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I agree with the main point of this article but in terms of its analysis and prescriptions I think it gets two things backwards. (1) Most scientists seek fame as a means to the end of getting tenure and funding, not the other way around; if you gave them tenure (and the ability to move their tenure to somewhere else if they wanted to move) and perpetual funding and told them they could choose to be anonymous, I think many would choose that option. (2) Replication is not done/published enough because the incentive to do so (measured in: increase in probability of getting tenure per hour spent) is not high enough, not because people are overly willing to accept unreplicated work.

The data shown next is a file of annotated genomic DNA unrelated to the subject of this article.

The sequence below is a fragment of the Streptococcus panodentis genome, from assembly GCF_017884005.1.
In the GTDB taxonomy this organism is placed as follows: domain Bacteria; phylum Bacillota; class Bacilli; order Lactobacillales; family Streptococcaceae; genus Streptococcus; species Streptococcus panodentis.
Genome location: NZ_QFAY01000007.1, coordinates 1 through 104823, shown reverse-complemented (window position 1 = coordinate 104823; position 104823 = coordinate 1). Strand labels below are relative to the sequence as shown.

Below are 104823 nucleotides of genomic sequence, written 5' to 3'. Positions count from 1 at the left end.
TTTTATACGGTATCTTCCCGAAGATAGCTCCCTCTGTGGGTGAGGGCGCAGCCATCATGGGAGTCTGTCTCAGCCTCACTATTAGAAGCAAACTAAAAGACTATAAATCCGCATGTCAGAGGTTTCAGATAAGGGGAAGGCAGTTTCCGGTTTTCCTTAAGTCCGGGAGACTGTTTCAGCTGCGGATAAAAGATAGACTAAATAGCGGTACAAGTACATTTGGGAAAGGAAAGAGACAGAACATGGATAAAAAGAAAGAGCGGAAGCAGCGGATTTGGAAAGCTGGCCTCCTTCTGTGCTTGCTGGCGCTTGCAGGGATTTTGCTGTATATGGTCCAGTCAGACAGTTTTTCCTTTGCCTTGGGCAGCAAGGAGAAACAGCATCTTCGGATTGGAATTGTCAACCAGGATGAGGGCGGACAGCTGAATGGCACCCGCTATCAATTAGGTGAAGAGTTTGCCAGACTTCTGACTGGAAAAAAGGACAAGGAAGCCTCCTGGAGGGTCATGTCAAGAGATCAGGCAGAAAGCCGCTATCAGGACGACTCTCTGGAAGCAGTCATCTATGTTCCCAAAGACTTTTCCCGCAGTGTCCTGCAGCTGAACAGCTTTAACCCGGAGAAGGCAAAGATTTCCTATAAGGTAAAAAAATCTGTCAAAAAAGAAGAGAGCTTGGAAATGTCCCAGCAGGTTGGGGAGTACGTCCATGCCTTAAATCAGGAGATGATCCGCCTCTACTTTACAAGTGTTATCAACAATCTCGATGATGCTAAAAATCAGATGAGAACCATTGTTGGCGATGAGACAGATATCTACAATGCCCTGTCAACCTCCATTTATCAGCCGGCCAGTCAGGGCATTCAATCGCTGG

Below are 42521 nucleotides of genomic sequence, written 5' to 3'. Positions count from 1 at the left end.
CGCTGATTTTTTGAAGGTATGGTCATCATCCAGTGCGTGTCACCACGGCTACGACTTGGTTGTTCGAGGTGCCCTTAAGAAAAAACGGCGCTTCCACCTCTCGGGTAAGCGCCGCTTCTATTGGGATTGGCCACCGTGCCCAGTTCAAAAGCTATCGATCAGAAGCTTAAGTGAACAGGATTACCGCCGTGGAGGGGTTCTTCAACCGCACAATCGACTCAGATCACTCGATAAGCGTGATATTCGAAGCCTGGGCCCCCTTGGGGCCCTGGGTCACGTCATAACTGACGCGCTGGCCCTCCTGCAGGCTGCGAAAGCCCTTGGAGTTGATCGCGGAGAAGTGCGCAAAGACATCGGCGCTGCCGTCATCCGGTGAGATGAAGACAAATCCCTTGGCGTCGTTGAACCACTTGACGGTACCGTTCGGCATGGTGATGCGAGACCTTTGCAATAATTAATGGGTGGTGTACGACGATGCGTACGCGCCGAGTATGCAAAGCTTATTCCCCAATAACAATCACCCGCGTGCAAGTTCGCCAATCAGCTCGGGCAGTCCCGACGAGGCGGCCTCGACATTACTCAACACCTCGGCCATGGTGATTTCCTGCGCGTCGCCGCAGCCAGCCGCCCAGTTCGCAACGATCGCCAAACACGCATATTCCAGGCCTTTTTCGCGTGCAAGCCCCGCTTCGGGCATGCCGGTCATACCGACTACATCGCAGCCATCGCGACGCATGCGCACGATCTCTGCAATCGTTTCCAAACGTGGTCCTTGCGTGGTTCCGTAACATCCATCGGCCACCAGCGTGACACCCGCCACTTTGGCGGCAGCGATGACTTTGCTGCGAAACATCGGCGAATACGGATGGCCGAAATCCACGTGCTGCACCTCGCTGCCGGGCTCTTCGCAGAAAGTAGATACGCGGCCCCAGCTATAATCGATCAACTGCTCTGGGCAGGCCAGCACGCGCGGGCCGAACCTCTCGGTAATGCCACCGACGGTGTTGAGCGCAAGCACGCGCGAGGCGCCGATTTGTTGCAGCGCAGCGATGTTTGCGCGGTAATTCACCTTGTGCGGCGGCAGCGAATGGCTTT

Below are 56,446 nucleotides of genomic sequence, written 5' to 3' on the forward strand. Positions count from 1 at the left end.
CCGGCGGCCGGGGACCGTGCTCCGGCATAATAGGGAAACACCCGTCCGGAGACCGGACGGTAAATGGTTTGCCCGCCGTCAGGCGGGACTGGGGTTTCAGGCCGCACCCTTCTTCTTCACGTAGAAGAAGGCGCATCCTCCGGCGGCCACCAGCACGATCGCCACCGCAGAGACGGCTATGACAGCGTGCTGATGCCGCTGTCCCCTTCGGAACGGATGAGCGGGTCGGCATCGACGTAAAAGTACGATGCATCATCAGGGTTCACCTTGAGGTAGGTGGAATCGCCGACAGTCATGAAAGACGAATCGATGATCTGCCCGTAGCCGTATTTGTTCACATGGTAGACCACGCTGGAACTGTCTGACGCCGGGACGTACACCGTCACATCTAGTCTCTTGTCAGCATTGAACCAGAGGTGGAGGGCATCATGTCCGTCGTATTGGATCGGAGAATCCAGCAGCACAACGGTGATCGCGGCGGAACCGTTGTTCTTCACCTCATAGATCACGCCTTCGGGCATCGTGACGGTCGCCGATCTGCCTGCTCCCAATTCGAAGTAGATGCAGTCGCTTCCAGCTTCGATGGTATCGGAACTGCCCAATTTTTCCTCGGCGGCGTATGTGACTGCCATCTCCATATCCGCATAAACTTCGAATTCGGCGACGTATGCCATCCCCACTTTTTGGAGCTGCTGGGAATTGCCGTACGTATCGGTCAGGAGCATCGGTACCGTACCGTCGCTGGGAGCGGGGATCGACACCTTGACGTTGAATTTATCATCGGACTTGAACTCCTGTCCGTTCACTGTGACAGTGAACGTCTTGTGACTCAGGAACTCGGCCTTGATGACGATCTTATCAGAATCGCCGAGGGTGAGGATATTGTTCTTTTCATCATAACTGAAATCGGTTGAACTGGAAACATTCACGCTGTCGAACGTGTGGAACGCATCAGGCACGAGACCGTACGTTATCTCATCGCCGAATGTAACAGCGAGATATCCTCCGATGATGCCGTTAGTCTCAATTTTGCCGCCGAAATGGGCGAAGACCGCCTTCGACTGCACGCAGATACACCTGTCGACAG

In order for a lot more replication to get published, what would be needed would be for people who spent their careers replicating others' results (at the expense of not producing any important novel results of their own) to get tenure at top institutions (outcompeting others who had important novel results but not enough published replications).




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